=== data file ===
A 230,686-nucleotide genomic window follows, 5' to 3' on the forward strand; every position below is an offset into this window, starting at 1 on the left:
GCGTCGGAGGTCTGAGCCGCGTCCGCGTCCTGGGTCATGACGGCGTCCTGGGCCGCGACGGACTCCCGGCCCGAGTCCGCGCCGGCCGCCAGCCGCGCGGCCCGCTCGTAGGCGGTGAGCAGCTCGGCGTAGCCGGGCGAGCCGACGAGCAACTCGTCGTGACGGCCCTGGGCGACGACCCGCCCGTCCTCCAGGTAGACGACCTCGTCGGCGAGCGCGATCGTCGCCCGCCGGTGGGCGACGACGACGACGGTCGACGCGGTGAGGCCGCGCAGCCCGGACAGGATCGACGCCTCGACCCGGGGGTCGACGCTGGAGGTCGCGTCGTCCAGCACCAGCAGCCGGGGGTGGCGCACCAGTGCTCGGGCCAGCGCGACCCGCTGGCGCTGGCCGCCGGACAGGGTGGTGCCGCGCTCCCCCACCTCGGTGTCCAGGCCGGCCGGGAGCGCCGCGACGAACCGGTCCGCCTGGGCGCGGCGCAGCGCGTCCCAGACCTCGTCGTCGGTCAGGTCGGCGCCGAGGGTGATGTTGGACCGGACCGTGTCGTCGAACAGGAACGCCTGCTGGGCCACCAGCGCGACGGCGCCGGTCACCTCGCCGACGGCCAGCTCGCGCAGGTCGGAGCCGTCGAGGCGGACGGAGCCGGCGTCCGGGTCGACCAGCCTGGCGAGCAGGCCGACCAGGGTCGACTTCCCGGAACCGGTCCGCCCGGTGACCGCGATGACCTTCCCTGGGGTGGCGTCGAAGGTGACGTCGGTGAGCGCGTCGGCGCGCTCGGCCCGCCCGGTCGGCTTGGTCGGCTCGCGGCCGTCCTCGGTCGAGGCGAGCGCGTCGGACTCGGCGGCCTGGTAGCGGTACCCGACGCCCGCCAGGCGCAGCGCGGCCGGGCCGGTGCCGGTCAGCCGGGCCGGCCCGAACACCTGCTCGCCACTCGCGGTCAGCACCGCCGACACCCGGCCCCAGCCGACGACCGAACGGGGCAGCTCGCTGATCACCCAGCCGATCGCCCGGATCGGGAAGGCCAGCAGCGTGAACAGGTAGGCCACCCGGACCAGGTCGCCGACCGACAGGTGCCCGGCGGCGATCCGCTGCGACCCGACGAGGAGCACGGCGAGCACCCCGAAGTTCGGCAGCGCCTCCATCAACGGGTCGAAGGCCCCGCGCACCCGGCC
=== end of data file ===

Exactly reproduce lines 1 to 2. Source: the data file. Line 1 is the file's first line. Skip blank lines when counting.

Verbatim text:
A 230,686-nucleotide genomic window follows, 5' to 3' on the forward strand; every position below is an offset into this window, starting at 1 on the left:
GCGTCGGAGGTCTGAGCCGCGTCCGCGTCCTGGGTCATGACGGCGTCCTGGGCCGCGACGGACTCCCGGCCCGAGTCCGCGCCGGCCGCCAGCCGCGCGGCCCGCTCGTAGGCGGTGAGCAGCTCGGCGTAGCCGGGCGAGCCGACGAGCAACTCGTCGTGACGGCCCTGGGCGACGACCCGCCCGTCCTCCAGGTAGACGACCTCGTCGGCGAGCGCGATCGTCGCCCGCCGGTGGGCGACGACGACGACGGTCGACGCGGTGAGGCCGCGCAGCCCGGACAGGATCGACGCCTCGACCCGGGGGTCGACGCTGGAGGTCGCGTCGTCCAGCACCAGCAGCCGGGGGTGGCGCACCAGTGCTCGGGCCAGCGCGACCCGCTGGCGCTGGCCGCCGGACAGGGTGGTGCCGCGCTCCCCCACCTCGGTGTCCAGGCCGGCCGGGAGCGCCGCGACGAACCGGTCCGCCTGGGCGCGGCGCAGCGCGTCCCAGACCTCGTCGTCGGTCAGGTCGGCGCCGAGGGTGATGTTGGACCGGACCGTGTCGTCGAACAGGAACGCCTGCTGGGCCACCAGCGCGACGGCGCCGGTCACCTCGCCGACGGCCAGCTCGCGCAGGTCGGAGCCGTCGAGGCGGACGGAGCCGGCGTCCGGGTCGACCAGCCTGGCGAGCAGGCCGACCAGGGTCGACTTCCCGGAACCGGTCCGCCCGGTGACCGCGATGACCTTCCCTGGGGTGGCGTCGAAGGTGACGTCGGTGAGCGCGTCGGCGCGCTCGGCCCGCCCGGTCGGCTTGGTCGGCTCGCGGCCGTCCTCGGTCGAGGCGAGCGCGTCGGACTCGGCGGCCTGGTAGCGGTACCCGACGCCCGCCAGGCGCAGCGCGGCCGGGCCGGTGCCGGTCAGCCGGGCCGGCCCGAACACCTGCTCGCCACTCGCGGTCAGCACCGCCGACACCCGGCCCCAGCCGACGACCGAACGGGGCAGCTCGCTGATCACCCAGCCGATCGCCCGGATCGGGAAGGCCAGCAGCGTGAACAGGTAGGCCACCCGGACCAGGTCGCCGACCGACAGGTGCCCGGCGGCGATCCGCTGCGACCCGACGAGGAGCACGGCGAGCACCCCGAAGTTCGGCAGCGCCTCCATCAACGGGTCGAAGGCCCCGCGCACCCGGCC